Widow’s probe call after wife killed by foster son

Dawn Mckenzie was stabbed to death by a then-13-year-old boy who she was caring for as a foster mother. Picture: Hemedia
Dawn Mckenzie was stabbed to death by a then-13-year-old boy who she was caring for as a foster mother. Picture: Hemedia
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A MAN whose wife was killed by their 13-year-old foster child has called for a close investigation into social work services.

Bryan McKenzie, 40, outlined a series of concerns about the support they were given by Glasgow City Council social workers before his wife Dawn, 34, was stabbed to death by the teenager in June 2011.

Speaking at a Fatal Accident Inquiry into Mrs McKenzie’s death, Mr McKenzie said: “I have thought about it for four years and I can’t think of anything we could have done differently.”

Procurator Fiscal depute Carrie Macfarlane asked if others involved in the boy’s care could have done anything differently.

Mr McKenzie said: “I felt we were given very little information, particularly information we should have had to allow us to care for him, to know about his situation.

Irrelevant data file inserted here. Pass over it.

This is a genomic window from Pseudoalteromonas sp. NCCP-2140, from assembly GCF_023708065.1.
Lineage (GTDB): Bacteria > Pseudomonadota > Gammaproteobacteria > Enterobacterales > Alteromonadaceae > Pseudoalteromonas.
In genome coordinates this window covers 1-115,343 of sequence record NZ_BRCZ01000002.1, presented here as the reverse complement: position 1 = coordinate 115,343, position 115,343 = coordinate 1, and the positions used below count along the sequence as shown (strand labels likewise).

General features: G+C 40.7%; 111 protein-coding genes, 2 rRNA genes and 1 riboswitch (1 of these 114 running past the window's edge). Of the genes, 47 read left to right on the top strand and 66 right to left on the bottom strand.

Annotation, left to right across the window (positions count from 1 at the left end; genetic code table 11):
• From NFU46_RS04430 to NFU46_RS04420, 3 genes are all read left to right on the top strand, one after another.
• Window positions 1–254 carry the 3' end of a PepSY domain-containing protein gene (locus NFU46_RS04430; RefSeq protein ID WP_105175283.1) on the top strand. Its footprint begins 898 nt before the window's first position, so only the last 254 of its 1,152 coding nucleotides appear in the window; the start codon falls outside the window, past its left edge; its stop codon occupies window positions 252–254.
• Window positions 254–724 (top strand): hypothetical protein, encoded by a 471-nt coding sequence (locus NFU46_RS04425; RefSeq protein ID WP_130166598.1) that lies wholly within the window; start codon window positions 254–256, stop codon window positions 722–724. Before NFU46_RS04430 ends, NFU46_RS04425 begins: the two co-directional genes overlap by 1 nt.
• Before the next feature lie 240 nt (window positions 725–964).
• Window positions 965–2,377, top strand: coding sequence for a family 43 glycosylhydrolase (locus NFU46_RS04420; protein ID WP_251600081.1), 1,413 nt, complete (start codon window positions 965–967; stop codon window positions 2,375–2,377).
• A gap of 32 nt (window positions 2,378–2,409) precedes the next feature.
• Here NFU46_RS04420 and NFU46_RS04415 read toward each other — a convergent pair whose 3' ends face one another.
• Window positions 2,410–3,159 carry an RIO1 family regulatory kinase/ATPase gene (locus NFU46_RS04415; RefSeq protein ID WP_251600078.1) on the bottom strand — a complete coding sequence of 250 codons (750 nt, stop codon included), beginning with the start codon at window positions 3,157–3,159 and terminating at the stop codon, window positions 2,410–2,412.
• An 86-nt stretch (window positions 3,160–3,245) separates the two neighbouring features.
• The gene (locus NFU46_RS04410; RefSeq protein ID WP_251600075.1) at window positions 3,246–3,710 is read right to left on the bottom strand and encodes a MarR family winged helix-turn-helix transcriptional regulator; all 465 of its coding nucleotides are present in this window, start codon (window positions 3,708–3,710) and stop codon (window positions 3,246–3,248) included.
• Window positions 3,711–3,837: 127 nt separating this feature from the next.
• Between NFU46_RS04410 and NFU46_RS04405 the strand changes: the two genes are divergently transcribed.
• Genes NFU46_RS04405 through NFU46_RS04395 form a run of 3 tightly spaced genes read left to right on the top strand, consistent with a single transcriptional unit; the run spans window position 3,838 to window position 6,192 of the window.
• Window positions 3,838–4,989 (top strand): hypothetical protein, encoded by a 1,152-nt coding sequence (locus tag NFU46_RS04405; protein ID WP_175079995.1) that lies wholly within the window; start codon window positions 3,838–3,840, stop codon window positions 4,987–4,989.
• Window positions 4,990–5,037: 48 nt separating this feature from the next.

“It’s just hearsay now, I could say a hundred things now, but at the end of the day what has happened has happened.”


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Yesterday, the inquiry heard that the first months of the boy’s placement were handled badly due to the haste with which his previous placement ended, travel chaos caused by 2010’s severe winter weather and the boy’s social worker going on extended annual leave.

Mr McKenzie said today: “I feel we were let down badly by the social services.

“I feel that the contact with the social work was poor and I think the (main social worker’s) attitude toward the placement was lacklustre. I thought his attitude was lackadaisical.”

Mr McKenzie said the fostering agency Foster Care Associates (FCA), now known as Core Assets, should also have given them more information about the boy’s background.

When the couple finally received a background report about two months after the placement started, it emerged that when he was taken into care the boy had been sleeping on a trampoline, had no shoes, was living in a house frequented by drug addicts and had been subjected to “frequent acts of violence”.

Mr McKenzie said: “I think you should explore the social work quite deeply because it is just not working.

“Too many people are losing their lives and it can’t go on, whether it is children or carers it’s not acceptable.”


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